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York students push for NUS membership referendum

Image credit: www.marxiststudent.com
Image credit: www.marxiststudent.com
Image credit: www.marxiststudent.com

An open letter asking York to hold a referendum on its NUS affiliation has reached over 100 signatories.

After the recent NUS conference in Brighton, York students have become increasingly disillusioned with the path that the NUS is taking. In response to this, a campaign has begun to withdraw YUSU’s affiliation from the NUS.

Alexandra Nawrat, one of the campaign coordinators, has issued a comment to The Yorker.

“We are calling for a referendum on York’s affiliation to the NUS because we believe it is a fundamentally undemocratic and unaccountable institution. The changes upon which we continued our affiliation in 2014 have not been implemented; York’s OMOV motion was rejected at the most recent conference in Brighton. Trying to force democratic change from within the institution has not worked. The recent conference also saw the election of a new President with alarming rhetoric and we feel that her election and her position representing students constitutes a shift in York’s relationship with the NUS.”

A copy of the open letter has also been sent to The Yorker, and can be read below.

Dear YUSU trustees,


We, the undersigned students and alumni of the University of York, are deeply troubled by the University’s continued affiliation with the National Union of Students.


The National Union of Students, a campaigning group that once had the best interests of students at its heart, has become a self-serving organisation that works not to help students, but to divide and marginalise them. The NUS operates on a delegate framework, meaning that ordinary students do not get a say in the running of the organisation. While these delegates are elected, they are largely unaccountable to the students who elected them. As a result, NUS policy is dictated by a very small, very insular, and very political group of students who are not in any way representative of the UK’s student body as a whole.


One Member One Vote is pivotal to any democratic organisation. The right for any institution to elect its leaders and decide on motions and positions is imperative for any future mandate. YUSU reaffiliated with the NUS in 2014 upon the promise of change. However, not only has this been unforthcoming, but it has, in fact, been actively blocked by delegates who have no interest in democracy or representation. No University of York student would accept a delegate-based system for YUSU elections, so we should not have to accept it for NUS elections.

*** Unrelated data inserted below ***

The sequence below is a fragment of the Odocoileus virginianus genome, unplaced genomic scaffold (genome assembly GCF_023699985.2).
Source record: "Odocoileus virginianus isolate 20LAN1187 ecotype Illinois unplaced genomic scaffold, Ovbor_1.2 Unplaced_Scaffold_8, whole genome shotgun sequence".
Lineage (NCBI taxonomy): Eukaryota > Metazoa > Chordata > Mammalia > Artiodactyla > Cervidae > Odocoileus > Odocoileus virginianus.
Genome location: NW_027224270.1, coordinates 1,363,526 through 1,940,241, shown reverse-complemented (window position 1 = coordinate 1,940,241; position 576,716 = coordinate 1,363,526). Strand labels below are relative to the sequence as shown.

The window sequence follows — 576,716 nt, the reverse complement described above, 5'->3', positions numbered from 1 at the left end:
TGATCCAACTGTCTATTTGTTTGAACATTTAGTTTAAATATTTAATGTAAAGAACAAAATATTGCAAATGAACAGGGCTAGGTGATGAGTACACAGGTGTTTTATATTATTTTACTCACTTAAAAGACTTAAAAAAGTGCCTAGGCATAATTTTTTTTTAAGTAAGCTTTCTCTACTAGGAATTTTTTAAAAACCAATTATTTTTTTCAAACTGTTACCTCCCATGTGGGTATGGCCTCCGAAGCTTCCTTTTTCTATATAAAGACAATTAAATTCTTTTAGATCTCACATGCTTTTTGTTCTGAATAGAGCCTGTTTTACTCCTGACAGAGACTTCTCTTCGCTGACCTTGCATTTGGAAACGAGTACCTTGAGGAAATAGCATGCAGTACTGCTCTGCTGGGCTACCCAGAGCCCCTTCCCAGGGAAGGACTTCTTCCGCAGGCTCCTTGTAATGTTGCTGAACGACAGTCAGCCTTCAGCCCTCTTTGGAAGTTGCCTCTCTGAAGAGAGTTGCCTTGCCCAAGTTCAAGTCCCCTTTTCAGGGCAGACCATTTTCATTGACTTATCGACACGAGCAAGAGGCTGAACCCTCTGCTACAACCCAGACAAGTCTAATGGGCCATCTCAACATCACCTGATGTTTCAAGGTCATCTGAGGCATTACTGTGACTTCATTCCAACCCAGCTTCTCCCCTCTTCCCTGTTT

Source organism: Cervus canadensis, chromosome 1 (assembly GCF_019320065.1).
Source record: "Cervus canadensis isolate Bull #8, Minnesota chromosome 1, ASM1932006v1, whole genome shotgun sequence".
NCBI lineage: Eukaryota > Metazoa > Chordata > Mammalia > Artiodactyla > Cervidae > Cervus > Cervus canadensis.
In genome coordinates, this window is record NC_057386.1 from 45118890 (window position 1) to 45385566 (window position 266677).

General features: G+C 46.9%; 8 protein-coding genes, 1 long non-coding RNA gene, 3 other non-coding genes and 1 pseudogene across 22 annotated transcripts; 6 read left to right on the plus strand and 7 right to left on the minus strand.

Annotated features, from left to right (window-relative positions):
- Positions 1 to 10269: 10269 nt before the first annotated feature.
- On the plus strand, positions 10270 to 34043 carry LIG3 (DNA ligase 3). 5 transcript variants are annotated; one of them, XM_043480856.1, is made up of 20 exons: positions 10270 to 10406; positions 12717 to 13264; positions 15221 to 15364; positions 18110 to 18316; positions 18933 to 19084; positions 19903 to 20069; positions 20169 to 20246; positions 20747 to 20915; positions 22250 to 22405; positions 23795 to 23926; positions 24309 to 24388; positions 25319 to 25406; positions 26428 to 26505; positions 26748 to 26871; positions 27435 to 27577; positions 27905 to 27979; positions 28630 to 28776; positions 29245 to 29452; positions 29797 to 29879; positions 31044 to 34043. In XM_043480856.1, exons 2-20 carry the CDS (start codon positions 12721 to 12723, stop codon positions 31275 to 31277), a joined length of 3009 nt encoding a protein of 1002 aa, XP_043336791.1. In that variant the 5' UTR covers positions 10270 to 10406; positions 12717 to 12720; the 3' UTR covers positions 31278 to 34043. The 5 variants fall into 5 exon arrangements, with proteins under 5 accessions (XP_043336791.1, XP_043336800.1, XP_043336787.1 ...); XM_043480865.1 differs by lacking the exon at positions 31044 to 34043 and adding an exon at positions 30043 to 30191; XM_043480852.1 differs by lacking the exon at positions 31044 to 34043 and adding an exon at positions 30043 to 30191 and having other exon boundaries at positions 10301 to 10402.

These issues came to a head at the conference in Brighton last week. The election of Malia Bouattia as the Union’s President dismisses any notion that the organisation is fit to represent students. Her mandate consisted of only 372 votes when the NUS claims to represent 7 million students, abnd her election is an example of a sectional clique claiming falsely to speak on behalf of all students. The fact that Bouattia has been condemned by over 40 Jewish societies at British universities, has described the mainstream media as ‘Zionist-led’, and has labelled her university, Birmingham, as a ‘Zionist outpost’ should be demonstration enough of the system’s shortcomings.


This follows the NUS request that universities drop gay men’s representatives from their LGBT+ committees, on account of the fact that gay men do not experience oppression within the LGBT+ community due to their identity as gay men, and do not warrant dedicated representatives on LGBT+ committees. York submitted parts to this motion, which were not heard due to time constraints. Acts such as this undermine the capacity of NUS to facilitate positive social change for students.


Furthermore, the continued contempt towards hard of hearing students at conferences only exacerbates these issues. Simple requests for whooping, cheering and clapping to be kept to a minimum during speeches were repeatedly ignored, to the disadvantage of the very people who the NUS claims to champion. All of this suggests that the NUS has become an insular association that is out of touch with the needs and interests of its members.


Like all organisations, the NUS is subject to change. Had we seen any hint of positive action at the conference in Brighton, this petition may not have materialised, and many signatories may be inclined to rejoin should we see such action in the future. However, at this juncture, it is clear that the NUS in its current guise is not fit for purpose. As an institution, it is obstructionist, intransigent and closed to reform.


We believe that YUSU’s continued affiliation with the NUS sends a message to Jewish students on campus that they are not wanted, to gay men that their struggles are irrelevant, and to political organisations that they are wrong. This is a pressing issue, and for these reasons, we demand a referendum, to be held promptly this term, on YUSU’s continued affiliation with the NUS, in order to give York’s student body an opportunity to affirm continued affiliation, or to separate.

The letter itself has garnered much support in the short time it has be active reaching one hundred signatories in six hours, as of publishing the count is at 119 signatories. The YUSU AGM is scheduled at 5 o’clock later today in YourSpace, where members of the campaign are expecting to propose the motion to hold a referendum on YUSU’s affiliation with the NUS.

Those wishing to sign the open letter can find it here.